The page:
A crisis of the regime

A crisis of the regime


On November 7th, after searches of his official residence, and a statement from the Public Ministry stating that he would be the target of an investigation, the Prime Minister informed the country of the following: «The dignity of the duties of Prime Minister is not compatible with suspicion of any criminal act. Obviously I submitted my resignation to the President of the Republic (…). My resignation was accepted by the President of the Republic. You may want to consider from what date my resignation takes effect.” On the same date, the President of the Republic confirmed on his official website that he had accepted the Prime Minister’s resignation.

However, on November 9th, the President of the Republic announced to the country that he would only formalize this resignation after the approval of the State Budget. He has, however, already announced the dissolution of Parliament, although he will only carry it out in January, so that elections can only be scheduled for March 10th.

This postponement by the President of the Republic of the effects of a resignation he accepted is clearly unconstitutional. In fact, according to the Constitution, when the Prime Minister’s resignation is accepted, the Government is immediately dismissed (art. 195º, nº1, b) of the Constitution). Now, when the Government is dismissed, all the law proposals it presented to Parliament expire (art. 167, no. 6, of the Constitution), naturally including that of the Budget. Therefore, the approval of the Budget for 2024 is clearly unconstitutional, since the Constitution expressly determines its expiry in this case.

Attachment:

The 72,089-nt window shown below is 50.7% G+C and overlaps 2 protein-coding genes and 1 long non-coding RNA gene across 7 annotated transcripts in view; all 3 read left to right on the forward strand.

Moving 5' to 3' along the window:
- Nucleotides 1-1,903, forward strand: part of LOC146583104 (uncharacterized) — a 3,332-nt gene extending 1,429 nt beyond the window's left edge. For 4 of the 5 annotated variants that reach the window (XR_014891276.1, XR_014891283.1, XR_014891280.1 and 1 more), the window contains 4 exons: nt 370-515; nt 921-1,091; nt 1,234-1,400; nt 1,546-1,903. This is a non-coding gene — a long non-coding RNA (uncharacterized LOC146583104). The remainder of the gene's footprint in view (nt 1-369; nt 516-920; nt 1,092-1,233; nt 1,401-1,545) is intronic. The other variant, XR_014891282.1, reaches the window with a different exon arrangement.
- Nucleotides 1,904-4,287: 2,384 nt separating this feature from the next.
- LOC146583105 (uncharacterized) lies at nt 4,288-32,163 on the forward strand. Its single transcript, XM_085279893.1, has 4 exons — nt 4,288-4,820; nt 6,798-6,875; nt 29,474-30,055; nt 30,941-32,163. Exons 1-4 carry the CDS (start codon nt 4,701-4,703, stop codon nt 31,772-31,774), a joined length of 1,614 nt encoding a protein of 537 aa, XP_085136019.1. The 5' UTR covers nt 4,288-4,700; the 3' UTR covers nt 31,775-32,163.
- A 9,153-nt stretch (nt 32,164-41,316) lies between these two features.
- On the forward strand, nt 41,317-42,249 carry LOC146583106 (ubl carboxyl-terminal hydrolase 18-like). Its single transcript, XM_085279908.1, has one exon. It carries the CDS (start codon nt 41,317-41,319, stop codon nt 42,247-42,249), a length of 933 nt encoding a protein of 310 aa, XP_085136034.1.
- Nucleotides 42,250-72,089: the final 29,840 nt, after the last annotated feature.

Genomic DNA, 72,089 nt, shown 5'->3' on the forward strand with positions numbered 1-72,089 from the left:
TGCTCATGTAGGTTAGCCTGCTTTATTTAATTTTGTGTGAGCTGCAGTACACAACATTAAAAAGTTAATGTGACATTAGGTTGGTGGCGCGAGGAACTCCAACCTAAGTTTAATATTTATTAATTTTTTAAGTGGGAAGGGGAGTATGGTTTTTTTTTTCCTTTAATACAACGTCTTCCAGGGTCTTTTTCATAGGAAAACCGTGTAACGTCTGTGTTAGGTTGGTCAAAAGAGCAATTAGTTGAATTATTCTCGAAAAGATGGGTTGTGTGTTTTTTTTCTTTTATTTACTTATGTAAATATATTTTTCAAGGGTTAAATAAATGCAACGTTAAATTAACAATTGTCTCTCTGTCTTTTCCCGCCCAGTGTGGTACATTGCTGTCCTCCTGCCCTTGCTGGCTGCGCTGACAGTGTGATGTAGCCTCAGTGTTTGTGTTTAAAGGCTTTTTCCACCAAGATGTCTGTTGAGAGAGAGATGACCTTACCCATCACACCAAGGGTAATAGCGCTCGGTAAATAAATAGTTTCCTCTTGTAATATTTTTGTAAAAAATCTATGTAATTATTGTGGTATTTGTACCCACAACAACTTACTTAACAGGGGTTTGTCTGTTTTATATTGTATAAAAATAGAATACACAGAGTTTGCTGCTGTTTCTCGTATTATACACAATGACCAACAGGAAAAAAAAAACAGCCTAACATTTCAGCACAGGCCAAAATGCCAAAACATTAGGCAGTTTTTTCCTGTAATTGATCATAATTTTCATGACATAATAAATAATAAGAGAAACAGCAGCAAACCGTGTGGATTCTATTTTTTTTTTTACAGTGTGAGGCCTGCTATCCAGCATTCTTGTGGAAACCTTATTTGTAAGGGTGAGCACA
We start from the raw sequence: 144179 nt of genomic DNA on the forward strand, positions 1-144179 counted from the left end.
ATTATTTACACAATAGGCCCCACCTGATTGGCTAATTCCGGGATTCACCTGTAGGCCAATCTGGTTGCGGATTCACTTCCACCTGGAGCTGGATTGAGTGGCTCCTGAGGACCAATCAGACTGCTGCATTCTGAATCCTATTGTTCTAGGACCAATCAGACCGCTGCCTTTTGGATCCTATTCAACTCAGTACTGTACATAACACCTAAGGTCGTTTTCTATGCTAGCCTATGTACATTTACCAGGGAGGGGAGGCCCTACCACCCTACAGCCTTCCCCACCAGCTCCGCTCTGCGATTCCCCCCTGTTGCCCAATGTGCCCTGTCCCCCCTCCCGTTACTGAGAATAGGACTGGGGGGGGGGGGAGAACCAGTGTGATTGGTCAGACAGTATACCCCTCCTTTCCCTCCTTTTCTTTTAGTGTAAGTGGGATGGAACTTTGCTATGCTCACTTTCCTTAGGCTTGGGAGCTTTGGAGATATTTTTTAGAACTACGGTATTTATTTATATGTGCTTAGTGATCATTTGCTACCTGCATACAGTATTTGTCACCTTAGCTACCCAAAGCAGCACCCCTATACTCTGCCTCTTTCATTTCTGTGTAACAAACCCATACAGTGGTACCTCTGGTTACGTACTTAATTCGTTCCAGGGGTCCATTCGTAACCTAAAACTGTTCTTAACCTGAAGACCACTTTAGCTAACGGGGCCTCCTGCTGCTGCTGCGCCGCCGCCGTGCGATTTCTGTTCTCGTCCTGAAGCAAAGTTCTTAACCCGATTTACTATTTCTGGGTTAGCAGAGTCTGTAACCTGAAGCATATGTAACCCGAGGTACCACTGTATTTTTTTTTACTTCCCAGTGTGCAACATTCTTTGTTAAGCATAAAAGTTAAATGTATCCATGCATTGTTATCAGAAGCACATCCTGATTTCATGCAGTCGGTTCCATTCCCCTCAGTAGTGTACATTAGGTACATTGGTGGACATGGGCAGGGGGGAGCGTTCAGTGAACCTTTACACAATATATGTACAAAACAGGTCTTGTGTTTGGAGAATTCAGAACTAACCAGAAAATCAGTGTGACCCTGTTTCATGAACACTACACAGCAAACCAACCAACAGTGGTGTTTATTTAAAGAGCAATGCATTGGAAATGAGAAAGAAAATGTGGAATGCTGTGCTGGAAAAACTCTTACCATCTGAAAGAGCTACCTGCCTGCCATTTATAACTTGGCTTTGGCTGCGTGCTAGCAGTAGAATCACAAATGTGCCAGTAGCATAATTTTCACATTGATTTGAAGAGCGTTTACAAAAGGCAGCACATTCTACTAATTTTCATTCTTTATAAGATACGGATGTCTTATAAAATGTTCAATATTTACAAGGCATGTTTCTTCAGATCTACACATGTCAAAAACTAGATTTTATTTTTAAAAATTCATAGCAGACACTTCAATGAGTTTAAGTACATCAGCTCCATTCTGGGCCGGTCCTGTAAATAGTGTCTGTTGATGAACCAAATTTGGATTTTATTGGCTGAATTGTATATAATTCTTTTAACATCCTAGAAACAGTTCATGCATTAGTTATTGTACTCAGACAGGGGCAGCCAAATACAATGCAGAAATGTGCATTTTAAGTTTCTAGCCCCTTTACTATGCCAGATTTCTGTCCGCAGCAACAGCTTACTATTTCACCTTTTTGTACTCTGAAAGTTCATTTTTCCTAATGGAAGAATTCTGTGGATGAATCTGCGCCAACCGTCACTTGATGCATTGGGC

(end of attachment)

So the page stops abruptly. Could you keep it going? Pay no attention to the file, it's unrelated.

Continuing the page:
That the constitutional solution is absolutely correct is demonstrated by what has happened with the proposed amendments to the Budget, which have recently emerged. Afraid of the elections, the PS proposes the removal of an emblematic measure from the Budget, which is the increase in the IUC. And the opposition parties also presented clearly electoral proposals for amendments, with the full recovery of teachers’ service time being proposed, which has a huge impact on public accounts. The Budget is therefore stillborn, and it is not believed that the new Government will maintain it.

At the same time, the Government, which should be fully functional, is undergoing a partisan election campaign, with ministers resigning without being replaced. We thus have a Government that has been dismissed, but is fully functional, which certainly constitutes a constitutional originality.

At the same time, there is another constitutional originality, which is that we have a Parliament with a final dissolution, which invokes this reason for not monitoring the Government, thus abolishing fortnightly debates, even when the Government falls apart in the eyes of the Portuguese.

With his enormous qualities as a constitutionalist, the President of the Republic thus constructed the square of the constitutional circle: he maintains in full capacity a dismissed Government and a dissolved Parliament, to approve an obviously stillborn Budget. And he puts it this way, putting a country in limbo for four months, which will reach March with all institutions in total discredit. We are in a clear regime crisis.


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